For example, if you want 5 tiles to line up horizontally the width of the contents of the pattern should not exceed 0.2. If you are drawing the patterns with Illustrator, you should re-size the graphic to that width before exporting.

  <pattern patternUnits="objectBoundingBox" patternContentUnits="userSpaceOnUse" width="0.2" height="1" >
    <circle cx="25" cy="25" r="25" fill="red"/>
  <pattern patternUnits="objectBoundingBox" patternContentUnits="objectBoundingBox" width="0.2" height="1">
    <circle cx="0.1" cy="0.5" r="0.1" fill="blue"/>

See the Pen medxxm by Lucas Bebber (@lbebber) on CodePen.


Now let’s take look at a couple of examples of how we can use patterns to make typographic effects.

Dashed Shadow

See the Pen vNBqRm by Lucas Bebber (@lbebber) on CodePen.

The pattern itself is pretty simple here:

<pattern id="pattern" width="1" height="3" patternUnits="userSpaceOnUse" patternTransform="rotate(45)">
  <rect x="0" y="0" width="1" height="1.2" fill="#c9cEf2"/>

Notice that, since we just want the pattern to repeat and not stretch, we’re setting the patternUnits attribute to userSpaceOnUse.

Also notice the patternTransform property here. It allows us to use transformations such as rotating, translating and skewing our patterns. Here we are using it to rotate our striped pattern 45 degrees in order to make our lines diagonal.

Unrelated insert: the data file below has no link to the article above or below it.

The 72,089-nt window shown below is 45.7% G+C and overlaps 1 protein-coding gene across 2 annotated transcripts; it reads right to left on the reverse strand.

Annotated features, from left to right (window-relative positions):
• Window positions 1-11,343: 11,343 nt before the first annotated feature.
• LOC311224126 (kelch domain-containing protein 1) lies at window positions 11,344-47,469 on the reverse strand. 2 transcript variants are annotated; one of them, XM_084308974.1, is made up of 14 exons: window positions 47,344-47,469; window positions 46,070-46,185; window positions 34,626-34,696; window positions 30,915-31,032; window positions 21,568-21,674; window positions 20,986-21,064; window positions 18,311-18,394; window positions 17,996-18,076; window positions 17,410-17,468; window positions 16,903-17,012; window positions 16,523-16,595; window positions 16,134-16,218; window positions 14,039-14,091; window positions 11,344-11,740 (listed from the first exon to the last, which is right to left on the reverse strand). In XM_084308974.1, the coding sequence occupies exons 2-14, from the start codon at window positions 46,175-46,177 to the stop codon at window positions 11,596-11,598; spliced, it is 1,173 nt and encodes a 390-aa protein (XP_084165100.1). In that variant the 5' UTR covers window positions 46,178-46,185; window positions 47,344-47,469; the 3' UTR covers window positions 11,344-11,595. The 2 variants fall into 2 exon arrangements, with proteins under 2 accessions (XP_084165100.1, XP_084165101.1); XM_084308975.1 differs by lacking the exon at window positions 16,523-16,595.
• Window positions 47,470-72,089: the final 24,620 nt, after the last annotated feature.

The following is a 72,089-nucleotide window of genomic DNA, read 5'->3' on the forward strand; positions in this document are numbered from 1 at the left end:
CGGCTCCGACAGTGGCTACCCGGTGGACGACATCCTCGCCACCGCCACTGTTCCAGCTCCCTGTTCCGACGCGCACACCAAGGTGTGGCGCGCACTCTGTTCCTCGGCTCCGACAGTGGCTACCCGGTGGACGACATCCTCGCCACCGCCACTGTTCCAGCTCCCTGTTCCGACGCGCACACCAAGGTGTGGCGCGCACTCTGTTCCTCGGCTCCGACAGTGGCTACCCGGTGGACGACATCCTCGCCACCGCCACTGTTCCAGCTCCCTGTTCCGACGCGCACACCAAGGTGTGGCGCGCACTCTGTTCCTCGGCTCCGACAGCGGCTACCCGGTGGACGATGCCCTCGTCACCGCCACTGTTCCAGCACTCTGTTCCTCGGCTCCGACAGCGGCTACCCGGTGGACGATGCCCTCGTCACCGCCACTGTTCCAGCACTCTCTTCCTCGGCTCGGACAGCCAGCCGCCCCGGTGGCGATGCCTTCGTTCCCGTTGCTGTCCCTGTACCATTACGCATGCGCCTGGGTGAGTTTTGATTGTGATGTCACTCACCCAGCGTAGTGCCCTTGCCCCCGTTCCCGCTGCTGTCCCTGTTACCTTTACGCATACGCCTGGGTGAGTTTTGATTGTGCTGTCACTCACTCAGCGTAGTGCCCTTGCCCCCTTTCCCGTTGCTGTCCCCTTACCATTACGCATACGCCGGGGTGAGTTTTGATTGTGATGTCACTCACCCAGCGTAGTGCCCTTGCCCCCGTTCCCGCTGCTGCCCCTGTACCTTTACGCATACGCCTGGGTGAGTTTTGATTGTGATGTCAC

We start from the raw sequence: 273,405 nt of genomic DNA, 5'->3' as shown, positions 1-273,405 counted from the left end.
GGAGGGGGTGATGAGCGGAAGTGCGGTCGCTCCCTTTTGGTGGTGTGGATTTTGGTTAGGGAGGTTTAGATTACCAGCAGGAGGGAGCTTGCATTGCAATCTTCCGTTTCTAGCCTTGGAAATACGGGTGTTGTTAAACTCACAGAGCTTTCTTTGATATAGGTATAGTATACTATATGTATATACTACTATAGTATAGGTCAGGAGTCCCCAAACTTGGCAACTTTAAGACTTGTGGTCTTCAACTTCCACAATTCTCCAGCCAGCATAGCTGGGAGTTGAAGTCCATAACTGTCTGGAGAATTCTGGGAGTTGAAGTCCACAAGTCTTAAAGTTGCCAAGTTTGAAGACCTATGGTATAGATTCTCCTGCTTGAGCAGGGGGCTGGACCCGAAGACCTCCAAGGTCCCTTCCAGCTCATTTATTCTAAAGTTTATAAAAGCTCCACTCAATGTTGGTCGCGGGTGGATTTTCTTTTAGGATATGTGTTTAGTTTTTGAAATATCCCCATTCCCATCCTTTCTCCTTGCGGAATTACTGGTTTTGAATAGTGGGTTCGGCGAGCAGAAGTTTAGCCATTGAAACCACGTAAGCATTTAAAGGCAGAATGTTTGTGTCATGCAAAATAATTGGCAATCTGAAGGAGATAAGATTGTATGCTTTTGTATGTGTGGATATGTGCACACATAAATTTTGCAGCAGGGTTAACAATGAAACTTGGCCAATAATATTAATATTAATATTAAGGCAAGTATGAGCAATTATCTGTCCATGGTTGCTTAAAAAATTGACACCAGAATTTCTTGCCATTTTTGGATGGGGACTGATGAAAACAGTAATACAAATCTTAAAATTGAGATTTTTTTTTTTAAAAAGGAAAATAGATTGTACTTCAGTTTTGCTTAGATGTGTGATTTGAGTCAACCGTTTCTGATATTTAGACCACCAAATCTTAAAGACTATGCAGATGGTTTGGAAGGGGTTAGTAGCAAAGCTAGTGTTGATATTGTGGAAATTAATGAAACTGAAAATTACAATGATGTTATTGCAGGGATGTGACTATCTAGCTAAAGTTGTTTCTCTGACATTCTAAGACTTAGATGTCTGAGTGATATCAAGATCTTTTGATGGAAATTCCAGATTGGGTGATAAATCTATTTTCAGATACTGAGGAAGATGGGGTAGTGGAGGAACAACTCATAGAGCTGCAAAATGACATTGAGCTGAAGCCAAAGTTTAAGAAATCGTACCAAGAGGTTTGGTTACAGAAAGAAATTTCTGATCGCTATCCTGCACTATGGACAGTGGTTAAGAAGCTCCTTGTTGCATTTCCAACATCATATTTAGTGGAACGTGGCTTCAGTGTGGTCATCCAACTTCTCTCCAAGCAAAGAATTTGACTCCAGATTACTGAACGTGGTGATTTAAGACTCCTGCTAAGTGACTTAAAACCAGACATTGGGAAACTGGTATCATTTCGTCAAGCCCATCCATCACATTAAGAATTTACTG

To apply it to text, we just set it to its fill attribute.

<text fill="url(#pattern)">DASHED SHADOW</text>

To use it as a shadow, we have to actually duplicate and shift our text, and apply the effect to the text that stays behind. So we don’t have to maintain two separate text elements, SVG allows us to put elements on the defs tag we’ve seen before, and reuse them as many times as we’d like, with the use element. We then reference to the element’s id through the xlink:href attribute.

    <pattern id="pattern" width="1" height="3" patternUnits="userSpaceOnUse" patternTransform="rotate(45)">
      <rect x="0" y="0" width="1" height="1.2" fill="#c9cEf2"/>
    <text id="text">DASHED SHADOW</text>
<use x="6" y="6" xlink:href="#text" fill="url(#pattern)"/>
<use x="0" y="0" xlink:href="#text" fill="#fff"/>

After that, we can add the details we want. In my example, I cut off a bit of the shadow near the text using a mask.

    <text id="text">DASHED SHADOW</text>
    <mask id="mask">
      <rect x="0" y="0" width="100%" height="100%" fill="#fff" />
      <use x="-6" y="-6" stroke="#000" stroke-width="5" xlink:href="#text" opacity="1" fill="#000"/>
<use x="6" y="6" xlink:href="#text" mask="url(#mask)" fill="url(#pattern)"/>
<use x="0" y="0" xlink:href="#text" fill="#fff"/>

On SVG masks, white means visible and black means hidden. What I’m doing here is to draw a big white rectangle, and draw our text over it in black with a black stroke. Thus, everything within the text’s stroke will be hidden, making the mask we want.


See the Pen EVxvWN by Lucas Bebber (@lbebber) on CodePen.

This effect is pretty similar to the one I wrote about in my last article.

In that article, you can see a use case for setting the patternContentUnits attribute to objectBoundingBox – we wanted the pattern to stretch to the object’s height.

In this demonstration, I’m using multiple layers, with the use tag we’ve seen before. Depending on your browser, you can also see a demonstration of mix-blend-mode.

And thats it! Hope you enjoyed it.